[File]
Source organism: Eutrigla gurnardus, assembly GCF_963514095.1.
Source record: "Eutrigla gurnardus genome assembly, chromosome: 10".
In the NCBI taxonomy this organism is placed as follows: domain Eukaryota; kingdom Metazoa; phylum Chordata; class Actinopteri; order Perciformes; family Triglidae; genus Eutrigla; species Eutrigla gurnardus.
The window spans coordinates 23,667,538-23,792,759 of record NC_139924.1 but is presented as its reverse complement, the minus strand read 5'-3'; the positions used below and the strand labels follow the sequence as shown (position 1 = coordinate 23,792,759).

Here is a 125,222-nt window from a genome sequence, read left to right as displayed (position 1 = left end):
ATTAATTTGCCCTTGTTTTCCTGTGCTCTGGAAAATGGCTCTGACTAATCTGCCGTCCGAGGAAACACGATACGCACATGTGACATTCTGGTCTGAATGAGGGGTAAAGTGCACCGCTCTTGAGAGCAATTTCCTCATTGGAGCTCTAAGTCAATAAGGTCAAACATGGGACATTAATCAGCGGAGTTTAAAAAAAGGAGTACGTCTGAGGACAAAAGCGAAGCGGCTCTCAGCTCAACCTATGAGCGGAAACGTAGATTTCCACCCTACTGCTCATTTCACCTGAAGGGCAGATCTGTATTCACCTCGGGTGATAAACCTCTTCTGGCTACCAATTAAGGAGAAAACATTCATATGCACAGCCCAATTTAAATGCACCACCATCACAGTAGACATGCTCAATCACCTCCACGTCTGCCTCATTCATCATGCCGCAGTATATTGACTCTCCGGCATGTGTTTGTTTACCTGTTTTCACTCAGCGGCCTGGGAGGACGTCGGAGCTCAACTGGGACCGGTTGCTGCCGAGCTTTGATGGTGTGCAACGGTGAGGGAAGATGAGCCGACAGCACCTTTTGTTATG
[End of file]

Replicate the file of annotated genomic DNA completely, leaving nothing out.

Source organism: Eutrigla gurnardus, assembly GCF_963514095.1.
Source record: "Eutrigla gurnardus genome assembly, chromosome: 10".
In the NCBI taxonomy this organism is placed as follows: domain Eukaryota; kingdom Metazoa; phylum Chordata; class Actinopteri; order Perciformes; family Triglidae; genus Eutrigla; species Eutrigla gurnardus.
The window spans coordinates 23,667,538-23,792,759 of record NC_139924.1 but is presented as its reverse complement, the minus strand read 5'-3'; the positions used below and the strand labels follow the sequence as shown (position 1 = coordinate 23,792,759).

Here is a 125,222-nt window from a genome sequence, read left to right as displayed (position 1 = left end):
ATTAATTTGCCCTTGTTTTCCTGTGCTCTGGAAAATGGCTCTGACTAATCTGCCGTCCGAGGAAACACGATACGCACATGTGACATTCTGGTCTGAATGAGGGGTAAAGTGCACCGCTCTTGAGAGCAATTTCCTCATTGGAGCTCTAAGTCAATAAGGTCAAACATGGGACATTAATCAGCGGAGTTTAAAAAAAGGAGTACGTCTGAGGACAAAAGCGAAGCGGCTCTCAGCTCAACCTATGAGCGGAAACGTAGATTTCCACCCTACTGCTCATTTCACCTGAAGGGCAGATCTGTATTCACCTCGGGTGATAAACCTCTTCTGGCTACCAATTAAGGAGAAAACATTCATATGCACAGCCCAATTTAAATGCACCACCATCACAGTAGACATGCTCAATCACCTCCACGTCTGCCTCATTCATCATGCCGCAGTATATTGACTCTCCGGCATGTGTTTGTTTACCTGTTTTCACTCAGCGGCCTGGGAGGACGTCGGAGCTCAACTGGGACCGGTTGCTGCCGAGCTTTGATGGTGTGCAACGGTGAGGGAAGATGAGCCGACAGCACCTTTTGTTATG